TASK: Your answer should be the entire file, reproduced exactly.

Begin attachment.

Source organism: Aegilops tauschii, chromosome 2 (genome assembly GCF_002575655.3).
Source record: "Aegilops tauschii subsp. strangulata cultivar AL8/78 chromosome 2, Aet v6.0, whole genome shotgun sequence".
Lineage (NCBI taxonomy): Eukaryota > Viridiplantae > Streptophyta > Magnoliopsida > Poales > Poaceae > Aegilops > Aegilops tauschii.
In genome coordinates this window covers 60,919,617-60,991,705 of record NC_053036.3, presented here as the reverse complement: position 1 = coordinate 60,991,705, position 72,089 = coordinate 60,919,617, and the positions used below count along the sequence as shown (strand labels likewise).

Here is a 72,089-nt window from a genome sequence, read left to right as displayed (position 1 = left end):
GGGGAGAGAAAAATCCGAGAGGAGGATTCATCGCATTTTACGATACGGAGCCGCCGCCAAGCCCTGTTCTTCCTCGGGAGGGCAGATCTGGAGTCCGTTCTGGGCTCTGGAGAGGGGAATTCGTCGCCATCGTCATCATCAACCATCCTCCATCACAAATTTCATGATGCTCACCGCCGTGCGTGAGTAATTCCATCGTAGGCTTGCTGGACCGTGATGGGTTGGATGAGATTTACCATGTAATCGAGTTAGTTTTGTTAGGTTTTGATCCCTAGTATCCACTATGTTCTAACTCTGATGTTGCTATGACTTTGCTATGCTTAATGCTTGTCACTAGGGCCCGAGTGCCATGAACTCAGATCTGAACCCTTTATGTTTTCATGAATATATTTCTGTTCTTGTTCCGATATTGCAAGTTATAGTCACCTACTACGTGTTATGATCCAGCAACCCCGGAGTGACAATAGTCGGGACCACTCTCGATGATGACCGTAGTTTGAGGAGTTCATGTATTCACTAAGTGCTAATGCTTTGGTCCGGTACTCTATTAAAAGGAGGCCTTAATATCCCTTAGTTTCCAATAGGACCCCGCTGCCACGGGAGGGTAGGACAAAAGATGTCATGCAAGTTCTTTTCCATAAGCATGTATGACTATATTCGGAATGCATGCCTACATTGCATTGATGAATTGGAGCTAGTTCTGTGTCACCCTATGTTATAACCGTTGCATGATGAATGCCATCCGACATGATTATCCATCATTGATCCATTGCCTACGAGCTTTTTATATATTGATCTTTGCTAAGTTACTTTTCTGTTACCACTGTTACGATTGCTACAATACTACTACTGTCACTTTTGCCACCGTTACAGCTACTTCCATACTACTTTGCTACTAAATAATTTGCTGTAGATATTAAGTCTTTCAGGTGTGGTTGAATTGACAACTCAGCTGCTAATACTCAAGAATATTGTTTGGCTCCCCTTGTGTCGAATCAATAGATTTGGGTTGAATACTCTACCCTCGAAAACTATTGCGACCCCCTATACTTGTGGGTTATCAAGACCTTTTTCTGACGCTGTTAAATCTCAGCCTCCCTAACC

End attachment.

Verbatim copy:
Source organism: Aegilops tauschii, chromosome 2 (genome assembly GCF_002575655.3).
Source record: "Aegilops tauschii subsp. strangulata cultivar AL8/78 chromosome 2, Aet v6.0, whole genome shotgun sequence".
Lineage (NCBI taxonomy): Eukaryota > Viridiplantae > Streptophyta > Magnoliopsida > Poales > Poaceae > Aegilops > Aegilops tauschii.
In genome coordinates this window covers 60,919,617-60,991,705 of record NC_053036.3, presented here as the reverse complement: position 1 = coordinate 60,991,705, position 72,089 = coordinate 60,919,617, and the positions used below count along the sequence as shown (strand labels likewise).

Here is a 72,089-nt window from a genome sequence, read left to right as displayed (position 1 = left end):
GGGGAGAGAAAAATCCGAGAGGAGGATTCATCGCATTTTACGATACGGAGCCGCCGCCAAGCCCTGTTCTTCCTCGGGAGGGCAGATCTGGAGTCCGTTCTGGGCTCTGGAGAGGGGAATTCGTCGCCATCGTCATCATCAACCATCCTCCATCACAAATTTCATGATGCTCACCGCCGTGCGTGAGTAATTCCATCGTAGGCTTGCTGGACCGTGATGGGTTGGATGAGATTTACCATGTAATCGAGTTAGTTTTGTTAGGTTTTGATCCCTAGTATCCACTATGTTCTAACTCTGATGTTGCTATGACTTTGCTATGCTTAATGCTTGTCACTAGGGCCCGAGTGCCATGAACTCAGATCTGAACCCTTTATGTTTTCATGAATATATTTCTGTTCTTGTTCCGATATTGCAAGTTATAGTCACCTACTACGTGTTATGATCCAGCAACCCCGGAGTGACAATAGTCGGGACCACTCTCGATGATGACCGTAGTTTGAGGAGTTCATGTATTCACTAAGTGCTAATGCTTTGGTCCGGTACTCTATTAAAAGGAGGCCTTAATATCCCTTAGTTTCCAATAGGACCCCGCTGCCACGGGAGGGTAGGACAAAAGATGTCATGCAAGTTCTTTTCCATAAGCATGTATGACTATATTCGGAATGCATGCCTACATTGCATTGATGAATTGGAGCTAGTTCTGTGTCACCCTATGTTATAACCGTTGCATGATGAATGCCATCCGACATGATTATCCATCATTGATCCATTGCCTACGAGCTTTTTATATATTGATCTTTGCTAAGTTACTTTTCTGTTACCACTGTTACGATTGCTACAATACTACTACTGTCACTTTTGCCACCGTTACAGCTACTTCCATACTACTTTGCTACTAAATAATTTGCTGTAGATATTAAGTCTTTCAGGTGTGGTTGAATTGACAACTCAGCTGCTAATACTCAAGAATATTGTTTGGCTCCCCTTGTGTCGAATCAATAGATTTGGGTTGAATACTCTACCCTCGAAAACTATTGCGACCCCCTATACTTGTGGGTTATCAAGACCTTTTTCTGACGCTGTTAAATCTCAGCCTCCCTAACC